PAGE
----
On Tuesday in the House of Commons there was a discussion by MPs under the theme of Topical Questions – Justice and the person who was being approached by MPs was Robert Buckland who is the Lord Chancellor and Secretary of State for Justice. Early on in the session the MP for Hastings, Sally-Ann Hart asked the following question or perhaps she made it as a statement
Community sentencing must contain a punitive element, most likely unpaid hours. Rather than an offender working in a charity shop or suchlike, what are my right hon. and learned Friend’s plans for ensuring that offenders really do pay their debt to society by, for example, saving money for local communities and taxpayers through litter picking, and so on?
Clearly all of us including Sally-Ann Hart need to understand that volunteering is something a huge proportion of people throughout our nation do and of course although they often enjoy the work or activity, that they have chosen along with choosing when they do it. However the community sentencing takes away the choices of what to do and when to do it. Clearly that is very close to being punitive, which is described as “inflicting, involving, or aiming at punishment” and indeed most people would get very unhappy if they were forced to volunteer in an unknown context and if they were told when to do it. A different but equally valid example would be the way in which many of us would choose to get trained on subjects we consider important. As it happens, a few days ago, there was a debate about training MPs on the subject of unconscious bias which I wrote about here. It was reported that one Conservative MP had stated “I would rather gouge my eyes out with a blunt stick than sit through that Marxist snake oil crap” and in one sense this helps to explain how something that one person enjoys, will not be enjoyed by other people, particularly if they are being required to participate. However that is only touching on the punitive aspect of what Sally-Ann stated. She also referred to the impact on the rest of society
The other is the impact of most charities when it comes to assisting society and indeed reducing public costs in the form of a debt. Now it is certainly true that there are some charities that do not deliver any value to society in a way that many people would claim. The involvement in the charitable sector from think tanks such as the Institute of Economic Affairs is clearly one element that has many questionable matters. Then there are other charities that provide health support to people that are able to pay for their health and are not part of the NHS. Then there are sports based that some people would argue are less helpful to us than some of the other charities. There are equally Arts based charities that some people might not feel they benefit from. There are many educational based charities such as Universities that may add a huge benefit to our nation but not in a way that is understood by some people such as MPs. We then have charities that the Government created by transferring their own activities and those from local Councils as a way of reducing the nations costs. However when it comes to most charities that have charitable shops we are into the real areas that benefit significant numbers of people. Clearly some charities that have shops do work overseas and so perhaps that is what Sally-Ann Hart is concerned about. However these are only a very small element and they are charities that in the main are doing a great job to improve our value as a nation.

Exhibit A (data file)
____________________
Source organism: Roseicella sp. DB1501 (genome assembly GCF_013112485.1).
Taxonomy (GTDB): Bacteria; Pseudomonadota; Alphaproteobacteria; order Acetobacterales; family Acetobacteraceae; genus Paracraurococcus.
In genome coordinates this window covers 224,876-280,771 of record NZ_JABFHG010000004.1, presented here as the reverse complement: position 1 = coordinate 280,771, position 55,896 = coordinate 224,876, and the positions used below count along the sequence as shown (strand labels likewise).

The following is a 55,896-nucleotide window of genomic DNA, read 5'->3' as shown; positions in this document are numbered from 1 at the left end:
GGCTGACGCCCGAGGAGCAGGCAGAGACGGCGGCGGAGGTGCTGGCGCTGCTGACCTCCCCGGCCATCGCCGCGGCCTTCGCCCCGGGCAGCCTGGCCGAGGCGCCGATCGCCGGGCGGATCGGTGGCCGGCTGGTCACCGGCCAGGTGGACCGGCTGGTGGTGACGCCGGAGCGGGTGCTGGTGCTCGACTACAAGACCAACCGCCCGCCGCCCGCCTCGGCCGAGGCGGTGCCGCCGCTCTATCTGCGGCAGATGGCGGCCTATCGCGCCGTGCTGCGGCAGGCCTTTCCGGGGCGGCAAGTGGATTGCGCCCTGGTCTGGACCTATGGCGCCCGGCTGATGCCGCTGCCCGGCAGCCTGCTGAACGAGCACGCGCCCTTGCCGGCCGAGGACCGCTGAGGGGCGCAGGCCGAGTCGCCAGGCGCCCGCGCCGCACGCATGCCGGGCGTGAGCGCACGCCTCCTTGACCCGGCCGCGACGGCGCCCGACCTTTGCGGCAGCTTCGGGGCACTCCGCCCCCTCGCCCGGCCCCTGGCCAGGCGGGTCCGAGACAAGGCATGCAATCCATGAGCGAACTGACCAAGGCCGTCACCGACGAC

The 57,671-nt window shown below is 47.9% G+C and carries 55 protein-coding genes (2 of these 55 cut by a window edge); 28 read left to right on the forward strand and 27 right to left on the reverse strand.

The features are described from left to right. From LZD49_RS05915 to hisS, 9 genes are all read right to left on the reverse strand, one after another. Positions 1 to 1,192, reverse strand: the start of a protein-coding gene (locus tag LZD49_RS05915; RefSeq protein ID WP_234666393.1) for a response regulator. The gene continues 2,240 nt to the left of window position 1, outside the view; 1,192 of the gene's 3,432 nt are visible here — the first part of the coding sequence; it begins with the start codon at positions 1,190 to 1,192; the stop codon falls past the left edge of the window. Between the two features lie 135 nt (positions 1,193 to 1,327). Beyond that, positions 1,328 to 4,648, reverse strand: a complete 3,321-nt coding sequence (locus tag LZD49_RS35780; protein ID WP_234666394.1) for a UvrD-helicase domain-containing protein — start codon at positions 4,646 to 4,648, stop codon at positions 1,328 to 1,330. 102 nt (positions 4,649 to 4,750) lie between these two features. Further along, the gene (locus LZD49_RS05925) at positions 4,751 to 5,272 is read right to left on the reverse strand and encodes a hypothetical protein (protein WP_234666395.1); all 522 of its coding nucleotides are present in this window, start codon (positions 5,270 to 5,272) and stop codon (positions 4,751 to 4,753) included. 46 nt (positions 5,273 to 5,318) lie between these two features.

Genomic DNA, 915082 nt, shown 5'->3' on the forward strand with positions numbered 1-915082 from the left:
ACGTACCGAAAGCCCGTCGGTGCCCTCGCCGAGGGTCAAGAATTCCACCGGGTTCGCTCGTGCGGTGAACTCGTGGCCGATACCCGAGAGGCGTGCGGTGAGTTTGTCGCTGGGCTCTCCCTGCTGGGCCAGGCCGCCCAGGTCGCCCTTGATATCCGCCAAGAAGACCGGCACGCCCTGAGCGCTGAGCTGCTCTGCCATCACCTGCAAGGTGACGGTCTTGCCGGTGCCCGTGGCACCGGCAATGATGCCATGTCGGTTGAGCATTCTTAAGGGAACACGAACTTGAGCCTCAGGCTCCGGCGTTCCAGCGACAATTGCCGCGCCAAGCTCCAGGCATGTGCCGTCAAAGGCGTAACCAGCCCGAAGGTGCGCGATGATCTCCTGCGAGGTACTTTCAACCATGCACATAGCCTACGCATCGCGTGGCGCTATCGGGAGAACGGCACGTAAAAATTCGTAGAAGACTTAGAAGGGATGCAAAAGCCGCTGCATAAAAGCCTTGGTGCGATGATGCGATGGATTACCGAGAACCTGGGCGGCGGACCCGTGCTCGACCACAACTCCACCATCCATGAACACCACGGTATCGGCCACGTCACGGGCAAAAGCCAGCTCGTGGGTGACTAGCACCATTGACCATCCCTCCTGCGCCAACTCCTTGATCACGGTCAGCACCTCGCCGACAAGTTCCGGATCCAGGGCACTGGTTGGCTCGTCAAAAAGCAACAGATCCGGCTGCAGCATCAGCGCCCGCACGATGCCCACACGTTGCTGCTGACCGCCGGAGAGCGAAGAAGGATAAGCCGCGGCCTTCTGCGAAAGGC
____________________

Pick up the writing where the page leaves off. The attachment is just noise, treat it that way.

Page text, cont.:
To be fair I am only personally aware of one charity which doesn’t have a charity shop but which has benefited significantly from people doing community sentencing. This was Sussex FareShare and I recall several of the people who came to work for the charity about 15 years ago when I was involved with it. FareShare delivers food to a wide range of charites across Sussex including now in Hastings where Sally-Ann Hart is based as the MP. The food is used to enable people who are very poor and under serious threats from a range of situations to be able to eat. I recall a couple of people who came to work for the charity under conditions set out by probation because of prosecutions they had experienced due to laws that they had broken. After they had fulfilled the time they were obliged to serve to deal with the prosecution, both of the people carried on volunteering and indeed they may still be involved today for all I know. This was a much more postive impact than if they had ended up in prison and their lives had been made worse, and indeed the cost of their conditions was much less than even a few weeks in a prison, despite the cost of the probation service to oversee their voluntary work. Perhaps Sally-Ann Hart could visit FareShare and see for herself what it does and get a grasp of the benefits of such a service. In the meantime this was the response from her colleague Robert Buckland.
My hon. Friend is right to raise the important issue of unpaid work, because it is a way for offenders to make reparation to wider society for the damage that is caused by crime. As part of our White Paper plans, we will introduce a new statutory duty for important stakeholders, such as police and crime commissioners, to be consulted on the type of unpaid work projects in their area. I believe that that means we will see projects being delivered that are far more at the heart of the communities in which they live.
My own view is that if PCCs are persuaded to help work with the agencies that carry out the work that used to be done by probation, that some very positive aspects could take place. However to assume that the current or past work did not do a good job to be in the heart of our communities is very out of touch with what has taken place in many locations including in Sussex.